Markets UK subcontract manufacturing market upward trend takes a dive
In the UK, the latest Contract Manufacturing Index (CMI) reveals that the steady upward trend since 2015 in the subcontract manufacturing market has taken a dive.
According to the latest Contract Manufacturing Index (CMI), the UK subcontract manufacturing market has crashed back by 37% in Q2 of 2019 compared to Q1, breaking its steady upward trend since 2015.
The index dropped to 101, just one point higher than the baseline figure of 100, which represents the average value of the subcontract market between 2014 and 2018. This is the lowest it has been since the first quarter of 2015 when the index was first published. Until this quarter the market had been steadily rising to reach a peak of 194 in March this year.
Within the headline figures, both machining and fabrication fell sharply while other processes, including moulding and electronic manufacturing, bounced back slightly in May. The market was fairly evenly split with machining representing 43% of the value of contracts placed and 40% for fabrication.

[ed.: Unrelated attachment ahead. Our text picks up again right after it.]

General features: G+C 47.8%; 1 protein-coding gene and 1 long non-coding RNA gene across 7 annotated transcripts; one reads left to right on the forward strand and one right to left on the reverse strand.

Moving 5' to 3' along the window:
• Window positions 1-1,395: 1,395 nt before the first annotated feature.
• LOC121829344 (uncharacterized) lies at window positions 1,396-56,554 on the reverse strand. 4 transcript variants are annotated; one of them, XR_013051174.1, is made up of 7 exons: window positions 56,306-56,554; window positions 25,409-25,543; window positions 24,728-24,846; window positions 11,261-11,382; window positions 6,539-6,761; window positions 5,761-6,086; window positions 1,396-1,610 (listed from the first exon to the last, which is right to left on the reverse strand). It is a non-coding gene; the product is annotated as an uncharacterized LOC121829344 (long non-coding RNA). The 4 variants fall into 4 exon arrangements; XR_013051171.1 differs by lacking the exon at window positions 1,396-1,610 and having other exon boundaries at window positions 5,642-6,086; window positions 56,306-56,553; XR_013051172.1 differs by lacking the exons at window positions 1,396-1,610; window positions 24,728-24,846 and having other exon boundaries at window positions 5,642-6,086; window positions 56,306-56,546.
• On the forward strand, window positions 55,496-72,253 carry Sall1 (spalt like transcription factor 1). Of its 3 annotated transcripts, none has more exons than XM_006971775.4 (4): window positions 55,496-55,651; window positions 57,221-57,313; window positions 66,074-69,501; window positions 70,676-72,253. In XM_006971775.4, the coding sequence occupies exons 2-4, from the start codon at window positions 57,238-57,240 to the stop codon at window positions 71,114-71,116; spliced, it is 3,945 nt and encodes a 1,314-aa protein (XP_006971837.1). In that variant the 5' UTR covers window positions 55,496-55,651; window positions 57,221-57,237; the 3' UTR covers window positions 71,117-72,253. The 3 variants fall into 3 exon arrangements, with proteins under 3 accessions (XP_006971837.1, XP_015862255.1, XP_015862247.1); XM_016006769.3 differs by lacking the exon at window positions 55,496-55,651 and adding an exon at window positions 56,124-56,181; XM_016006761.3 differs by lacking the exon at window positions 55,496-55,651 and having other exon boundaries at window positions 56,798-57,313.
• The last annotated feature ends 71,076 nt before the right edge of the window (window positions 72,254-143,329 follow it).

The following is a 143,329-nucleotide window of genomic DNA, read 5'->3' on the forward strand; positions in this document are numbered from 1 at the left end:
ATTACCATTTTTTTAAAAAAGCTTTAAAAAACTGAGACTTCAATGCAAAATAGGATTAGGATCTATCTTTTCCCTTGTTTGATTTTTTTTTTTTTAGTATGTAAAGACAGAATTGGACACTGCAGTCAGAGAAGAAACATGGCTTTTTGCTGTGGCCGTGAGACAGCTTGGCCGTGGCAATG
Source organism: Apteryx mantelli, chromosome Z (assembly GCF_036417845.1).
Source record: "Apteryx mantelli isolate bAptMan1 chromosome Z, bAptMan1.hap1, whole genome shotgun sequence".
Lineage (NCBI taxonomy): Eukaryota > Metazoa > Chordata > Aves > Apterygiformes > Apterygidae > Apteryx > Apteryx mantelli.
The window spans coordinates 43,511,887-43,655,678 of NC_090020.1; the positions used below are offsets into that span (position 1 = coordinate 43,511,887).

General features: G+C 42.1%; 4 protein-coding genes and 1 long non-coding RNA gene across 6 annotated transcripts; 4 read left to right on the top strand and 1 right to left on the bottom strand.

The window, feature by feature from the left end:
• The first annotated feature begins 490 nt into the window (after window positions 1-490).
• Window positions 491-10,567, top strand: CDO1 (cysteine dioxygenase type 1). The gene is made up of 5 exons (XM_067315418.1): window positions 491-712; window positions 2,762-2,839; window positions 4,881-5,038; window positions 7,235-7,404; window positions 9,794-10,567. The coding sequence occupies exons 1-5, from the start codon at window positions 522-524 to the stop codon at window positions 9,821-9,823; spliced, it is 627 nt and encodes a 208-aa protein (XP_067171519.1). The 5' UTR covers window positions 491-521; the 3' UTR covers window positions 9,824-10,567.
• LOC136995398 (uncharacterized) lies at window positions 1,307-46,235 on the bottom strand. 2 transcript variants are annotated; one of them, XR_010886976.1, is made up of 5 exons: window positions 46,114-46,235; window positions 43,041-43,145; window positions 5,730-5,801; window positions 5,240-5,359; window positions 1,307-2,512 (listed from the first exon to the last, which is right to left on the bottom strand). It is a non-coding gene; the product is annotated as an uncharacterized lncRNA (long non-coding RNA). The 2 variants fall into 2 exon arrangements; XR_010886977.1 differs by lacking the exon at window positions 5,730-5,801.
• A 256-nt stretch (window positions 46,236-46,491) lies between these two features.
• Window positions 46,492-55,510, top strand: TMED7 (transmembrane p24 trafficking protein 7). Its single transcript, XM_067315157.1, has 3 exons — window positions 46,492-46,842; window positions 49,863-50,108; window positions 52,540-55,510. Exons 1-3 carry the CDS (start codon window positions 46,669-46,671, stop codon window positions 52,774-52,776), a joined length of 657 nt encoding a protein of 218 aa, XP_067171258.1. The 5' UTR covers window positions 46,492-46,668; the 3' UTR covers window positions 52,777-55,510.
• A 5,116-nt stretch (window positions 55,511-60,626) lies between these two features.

Independent sourcing specialist Qimtek produces the CMI on a quarterly basis, which reflects the total purchasing budget for outsourced manufacturing of companies looking to place business in any given month. The sample covers over 4,000 companies, which together have a purchasing budget of over £3.4bn and a supplier base of more than 7,000 companies with a verified turnover excessing £25bn.
Qimtek owner Karl Wigart comments on the statistic: “The market had been holding up well in the face of uncertainty over Brexit but dropped significantly in April when the UK had been due to leave the EU.” He noted that April, May and June saw a steady decline in the index, with larger companies not sending out projects, which was especially visible in the West Midlands – the heart of the automotive industry.
“This suggests that OEMs had factored a high level of precautionary Brexit stockpiling into their 2019 production schedules and then had to run these stocks down once the leaving date was postponed,” Wigart adds.
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